Commentators on “social recruitment” (using social media technology to recruit) are tipping 2013 as a hot year for recruitment technology and HR tech companies are pushing a mindboggling range of products out into the market.  We are not (yet) aware of any Employment Tribunal claims arising from the use of social recruiting methods but if the rules of engagement between companies and candidates are genuinely undergoing the fundamental shift which the hype around some of the new technology would have us believe, it is surely only a matter of time.

With LinkedIn membership hitting the 200 million mark worldwide, the sheer volume of candidate information out there means that recruiters are at risk of drowning in a sea of data.  Relationships (virtual or otherwise) are key to maximising the effectiveness of engaging with the best candidates and pure data is not a relationship.

LinkedIn published its “Top 12 for 2012” last month.  One of its top 12 is itself a digital hiring platform company, Hire Vue. Despite having only 632 connections at the time, it was lauded for allowing an organisation to “showcase its brand and connect with their target audience in a meaningful way”.  Hire Vue’s website advises that its subscribers benefit from:  an awesome new way to interview — on demand! You can interview the candidates you want whenever you want — just like streaming your favorite movie.”   

Some might say that the job interview experience should not be on a par with  Cineworld – a little less popcorn, a little more sober, competency-based assessment, perhaps reflecting the importance of the transaction for both parties.   That gripe aside, what does a virtual introduction to a candidate at early stages in the interview process add to the quality of the hire?   Hire Vue says that its technology enhances the robustness of a selection process by enabling companies to ask the same set of questions of different candidates and so ensure a consistent evaluation of their responses, with the ability to replay answers you might have missed the first time around.   Could that not be achieved just as easily by requesting written (electronic, that is) submissions or even just by listening properly at an interview?  What does the video add to the process other than an opportunity to see what the candidate looks like, so enabling the assessor to make choices (consciously or otherwise) based on the candidates’ physical appearance and related factors such as (yes, you guessed it) gender, race, or apparent age or disability.

Undoubtedly, the ability to share video interviews and for recruiters to tune in “anytime, anywhere” will be efficient and convenient for organisations, especially multinationals and those recruiting for multiple “McJobs” where speed and efficiency may take priority over getting the absolute best person every time.   I’m sure Hire Vue have thought all of the implications of bouncing personal data around the globe like this – their website  contains an express assurance that when using its product, “legal and technology leaders can sleep well at night”.  But we’re all only one click away from YouTube infamy these days – I can’t help wondering whether an ‘interview blunder’ clip could slip through the privacy net and go viral – perhaps shunting a cute cat or Korean rapper off the YouTube top spot for 2013.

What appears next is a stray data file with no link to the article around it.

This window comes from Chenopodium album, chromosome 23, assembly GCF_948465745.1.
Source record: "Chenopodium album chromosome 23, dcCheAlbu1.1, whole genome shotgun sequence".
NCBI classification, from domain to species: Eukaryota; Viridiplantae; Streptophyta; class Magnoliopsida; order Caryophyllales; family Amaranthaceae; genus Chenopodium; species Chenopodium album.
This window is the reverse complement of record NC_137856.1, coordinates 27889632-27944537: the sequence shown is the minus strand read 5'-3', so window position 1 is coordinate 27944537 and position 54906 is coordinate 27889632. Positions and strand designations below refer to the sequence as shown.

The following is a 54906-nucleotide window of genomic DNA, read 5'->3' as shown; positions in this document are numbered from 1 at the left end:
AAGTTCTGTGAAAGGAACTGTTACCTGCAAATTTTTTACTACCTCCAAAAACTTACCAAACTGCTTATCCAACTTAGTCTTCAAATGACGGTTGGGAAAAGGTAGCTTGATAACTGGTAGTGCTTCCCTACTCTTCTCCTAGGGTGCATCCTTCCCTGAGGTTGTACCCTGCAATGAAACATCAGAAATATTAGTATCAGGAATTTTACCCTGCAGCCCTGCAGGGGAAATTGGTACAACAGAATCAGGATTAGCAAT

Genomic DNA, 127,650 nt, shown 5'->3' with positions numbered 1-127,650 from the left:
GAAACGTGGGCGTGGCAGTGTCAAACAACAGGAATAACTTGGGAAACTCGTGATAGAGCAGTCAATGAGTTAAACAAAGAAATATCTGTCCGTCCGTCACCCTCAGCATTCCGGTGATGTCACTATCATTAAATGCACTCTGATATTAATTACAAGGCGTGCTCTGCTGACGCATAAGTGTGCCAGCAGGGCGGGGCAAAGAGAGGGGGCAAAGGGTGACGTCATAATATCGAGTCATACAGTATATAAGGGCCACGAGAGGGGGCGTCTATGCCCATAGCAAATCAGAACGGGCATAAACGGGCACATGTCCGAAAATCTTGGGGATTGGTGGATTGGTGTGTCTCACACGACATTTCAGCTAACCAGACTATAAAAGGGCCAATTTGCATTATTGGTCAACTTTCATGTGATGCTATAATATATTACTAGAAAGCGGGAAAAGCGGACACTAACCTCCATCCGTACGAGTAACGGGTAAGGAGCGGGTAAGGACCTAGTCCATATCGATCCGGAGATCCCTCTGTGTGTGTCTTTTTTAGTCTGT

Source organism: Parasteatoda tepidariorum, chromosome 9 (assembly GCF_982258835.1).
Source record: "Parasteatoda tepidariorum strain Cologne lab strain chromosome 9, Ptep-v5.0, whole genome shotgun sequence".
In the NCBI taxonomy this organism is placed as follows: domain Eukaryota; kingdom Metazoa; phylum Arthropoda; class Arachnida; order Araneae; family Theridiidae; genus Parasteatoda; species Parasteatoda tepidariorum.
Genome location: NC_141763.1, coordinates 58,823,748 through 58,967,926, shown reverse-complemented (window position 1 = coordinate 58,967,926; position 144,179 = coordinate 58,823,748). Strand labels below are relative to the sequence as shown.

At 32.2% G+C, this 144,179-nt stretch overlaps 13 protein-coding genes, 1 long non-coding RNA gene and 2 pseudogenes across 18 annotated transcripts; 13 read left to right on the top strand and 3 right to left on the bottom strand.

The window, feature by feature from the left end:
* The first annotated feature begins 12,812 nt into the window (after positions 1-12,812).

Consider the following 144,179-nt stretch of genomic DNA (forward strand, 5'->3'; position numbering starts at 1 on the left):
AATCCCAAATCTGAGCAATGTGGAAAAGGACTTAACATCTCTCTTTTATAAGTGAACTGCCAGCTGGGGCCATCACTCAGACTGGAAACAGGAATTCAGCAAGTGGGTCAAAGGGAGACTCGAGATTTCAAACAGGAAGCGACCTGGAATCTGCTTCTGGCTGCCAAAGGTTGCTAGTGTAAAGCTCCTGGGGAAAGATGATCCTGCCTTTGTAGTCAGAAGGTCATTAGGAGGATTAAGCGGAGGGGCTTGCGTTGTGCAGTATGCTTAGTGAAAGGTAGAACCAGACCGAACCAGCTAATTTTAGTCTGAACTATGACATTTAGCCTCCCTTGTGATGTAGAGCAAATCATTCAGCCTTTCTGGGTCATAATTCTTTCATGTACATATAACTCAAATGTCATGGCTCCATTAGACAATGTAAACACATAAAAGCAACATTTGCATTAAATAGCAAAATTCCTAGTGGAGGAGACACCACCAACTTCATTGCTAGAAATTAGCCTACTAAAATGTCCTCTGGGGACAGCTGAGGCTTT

Still, there could be a silver lining (in terms of recruitment prospects rather than dignity) for any unfortunate YouTube megastar – more YouTube hits would mean a higher Klout score.  And Klout points = prizes (or jobs in this case).   Klout scores work on the basis that “the more engagement and action you inspire with the content you create, the greater your influence”.  For anyone who’s still not quite sure what that means, a greater digital presence leads to a higher Klout score.  And this metric is now being taken into account by some recruiters as an explicit measure of suitability for a role.

Critics have derided this as a method of selection on the basis that a Klout score is easy to manipulate (e.g. by having an automated Twitter account which churns out content regularly by tweeting links to other people’s blogspots).  I barely know what that means; I can guarantee my mum wouldn’t know.  So does Klout score assessment (whatever its merits) present an age discrimination risk for companies like Salesforce which last year posted a job ad seeking candidates with the desired skill of a Klout score of 35 or more?   In my view, no more so than posting a role that requires candidates to demonstrate digital skills.  The same rules apply: provided that the role actually justifies the requirement, any indirect discrimination ought also to be objectively justifiable.  And these days there are many roles where it is desirable to have an ability to move content over social media channels to create reactions – the Salesforce role was for an “Online Community Manager”.   Where the role demands an ability to influence online communities (“Head of Digital Talent Acquisition” perhaps?), what’s wrong with looking at the Klout score as a measure of this?   Would you object to being assessed based on your Klout score?   Let us know your views.